The Tampa Bay Lightning finally announced a long-awaited contract extension on Friday morning.
Just not the one the team’s fans have been hoping for.
While a possible Steven Stamkos deal will have to wait for another day, there is plenty of reason to celebrate “a multi-year” deal for head coach Jon Cooper. The team offered no specifics, but several reports placed the term at two years.
As challenging as this season has been—and at 12-11-3 it’s fair to say the Bolts have failed to meet expectations—there’s no debate about Cooper’s value to the organization. He’s compiled a 112-70-23 record and .602 winning percentage since replacing Guy Boucher on Mar. 25, 2013. He was a finalist for the Jack Adams Award in 2014, and last season he led the Lightning to their first-ever 50-win season and second berth in the Stanley Cup Final.
He’s held in equally high regard around the league. Just last month the dual Canadian/American citizen was named an assistant coach for Team North America for the 2016 World Cup of Hockey.
Keeping Cooper on board, then, was an easy decision for the organization to make. You don’t let coaches like that get away.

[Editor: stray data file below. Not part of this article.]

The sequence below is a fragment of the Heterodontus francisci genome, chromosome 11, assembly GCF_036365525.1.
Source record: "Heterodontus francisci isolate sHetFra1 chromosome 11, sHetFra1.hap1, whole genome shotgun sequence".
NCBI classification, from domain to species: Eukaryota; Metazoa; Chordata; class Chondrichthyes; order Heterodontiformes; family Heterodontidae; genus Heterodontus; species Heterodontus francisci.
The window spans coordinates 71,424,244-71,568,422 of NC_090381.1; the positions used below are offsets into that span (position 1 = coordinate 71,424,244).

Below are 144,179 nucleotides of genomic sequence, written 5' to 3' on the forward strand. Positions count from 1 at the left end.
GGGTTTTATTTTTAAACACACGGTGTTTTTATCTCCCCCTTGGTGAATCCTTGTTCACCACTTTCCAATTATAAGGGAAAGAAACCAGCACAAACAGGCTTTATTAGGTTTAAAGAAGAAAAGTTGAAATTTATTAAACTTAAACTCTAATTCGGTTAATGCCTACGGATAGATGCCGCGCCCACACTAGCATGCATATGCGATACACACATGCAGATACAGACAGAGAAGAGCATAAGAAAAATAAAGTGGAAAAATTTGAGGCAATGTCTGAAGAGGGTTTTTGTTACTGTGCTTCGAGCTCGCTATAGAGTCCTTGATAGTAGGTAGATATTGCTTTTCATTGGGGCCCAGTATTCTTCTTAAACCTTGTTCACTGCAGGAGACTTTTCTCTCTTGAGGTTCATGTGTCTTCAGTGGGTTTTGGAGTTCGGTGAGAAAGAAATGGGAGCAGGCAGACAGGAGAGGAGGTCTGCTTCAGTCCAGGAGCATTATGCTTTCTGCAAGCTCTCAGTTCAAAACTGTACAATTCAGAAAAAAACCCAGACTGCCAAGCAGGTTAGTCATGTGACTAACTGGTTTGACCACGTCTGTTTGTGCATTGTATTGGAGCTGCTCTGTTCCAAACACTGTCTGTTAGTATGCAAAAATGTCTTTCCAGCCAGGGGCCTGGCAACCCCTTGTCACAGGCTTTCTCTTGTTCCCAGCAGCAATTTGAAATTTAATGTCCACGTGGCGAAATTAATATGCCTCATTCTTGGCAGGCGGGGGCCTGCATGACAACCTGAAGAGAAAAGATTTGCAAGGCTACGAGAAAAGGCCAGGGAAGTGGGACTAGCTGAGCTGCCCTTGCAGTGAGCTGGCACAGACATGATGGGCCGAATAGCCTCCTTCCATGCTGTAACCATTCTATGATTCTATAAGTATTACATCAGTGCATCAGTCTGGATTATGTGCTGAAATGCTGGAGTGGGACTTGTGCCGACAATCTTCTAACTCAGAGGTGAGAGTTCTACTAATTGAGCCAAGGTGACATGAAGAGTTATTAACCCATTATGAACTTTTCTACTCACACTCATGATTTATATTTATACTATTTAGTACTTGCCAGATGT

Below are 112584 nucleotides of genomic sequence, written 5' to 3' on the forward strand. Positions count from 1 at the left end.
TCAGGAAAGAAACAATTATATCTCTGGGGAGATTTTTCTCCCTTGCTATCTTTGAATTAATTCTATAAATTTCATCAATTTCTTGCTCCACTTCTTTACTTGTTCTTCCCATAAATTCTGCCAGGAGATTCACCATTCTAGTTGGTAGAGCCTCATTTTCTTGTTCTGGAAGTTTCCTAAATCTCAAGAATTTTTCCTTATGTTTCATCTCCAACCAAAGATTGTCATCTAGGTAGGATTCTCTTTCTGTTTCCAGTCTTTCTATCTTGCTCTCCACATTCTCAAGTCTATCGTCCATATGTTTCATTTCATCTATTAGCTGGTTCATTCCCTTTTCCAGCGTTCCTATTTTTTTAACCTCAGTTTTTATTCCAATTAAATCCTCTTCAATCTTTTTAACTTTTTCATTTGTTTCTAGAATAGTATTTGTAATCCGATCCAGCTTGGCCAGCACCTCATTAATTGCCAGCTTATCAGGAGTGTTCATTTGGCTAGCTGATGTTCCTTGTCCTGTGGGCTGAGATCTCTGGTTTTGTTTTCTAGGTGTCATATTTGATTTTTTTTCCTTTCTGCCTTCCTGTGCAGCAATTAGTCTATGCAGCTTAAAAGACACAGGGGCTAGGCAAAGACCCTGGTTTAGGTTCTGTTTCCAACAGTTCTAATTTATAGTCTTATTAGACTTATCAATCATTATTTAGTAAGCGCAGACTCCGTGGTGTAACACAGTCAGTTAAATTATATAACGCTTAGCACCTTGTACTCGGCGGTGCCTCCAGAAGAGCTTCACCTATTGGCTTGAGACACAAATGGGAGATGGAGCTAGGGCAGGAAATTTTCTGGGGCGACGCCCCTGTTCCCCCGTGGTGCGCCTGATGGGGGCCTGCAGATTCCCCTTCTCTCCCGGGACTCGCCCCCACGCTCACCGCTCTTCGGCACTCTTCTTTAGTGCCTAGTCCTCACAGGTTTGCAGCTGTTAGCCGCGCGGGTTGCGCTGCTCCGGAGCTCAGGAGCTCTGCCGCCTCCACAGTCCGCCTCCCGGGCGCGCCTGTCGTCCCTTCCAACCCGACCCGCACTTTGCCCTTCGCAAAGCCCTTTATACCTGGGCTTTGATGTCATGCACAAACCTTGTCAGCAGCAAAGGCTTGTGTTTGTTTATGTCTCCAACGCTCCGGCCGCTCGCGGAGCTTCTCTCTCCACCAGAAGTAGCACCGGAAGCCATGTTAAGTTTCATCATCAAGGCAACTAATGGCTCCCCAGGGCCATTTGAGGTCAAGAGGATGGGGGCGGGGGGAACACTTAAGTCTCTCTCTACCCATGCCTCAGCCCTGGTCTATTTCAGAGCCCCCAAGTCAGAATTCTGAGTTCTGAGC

And if GM Steve Yzerman managed to hold the term to a bridge-type two years as speculated, then he did a nice job of limiting the team’s potential financial exposure down the road. It might end up costing him more if the team lives up to its potential under Cooper’s leadership and again challenges for, or even wins, the Cup, but that’s the sort of problem every GM loves to have.
Now that this is settled, it’ll be interesting to see if Cooper’s extension has any impact on the stalled Stamkos negotiations.
The two men haven't always seen eye-to-eye. Stamkos has made it clear his position of choice is center, while Cooper prefers him to play right wing. By re-upping Cooper, Yzerman is tacitly endorsing his coach’s approach. No telling how the player might take that.
And Stamkos is not the only one who might be unhappy with this news. Jonathan Drouin is regarded as one of the top prospects in the game but he can’t seem to find his way out of Cooper’s doghouse. It wouldn’t be surprising if the trade whispers grow louder now that Cooper’s entrenched, although moving the 20-year-old playmaking winger before he’s had an adequate opportunity to show what he’s capable of seems unlikely.
Could be some interesting times ahead ...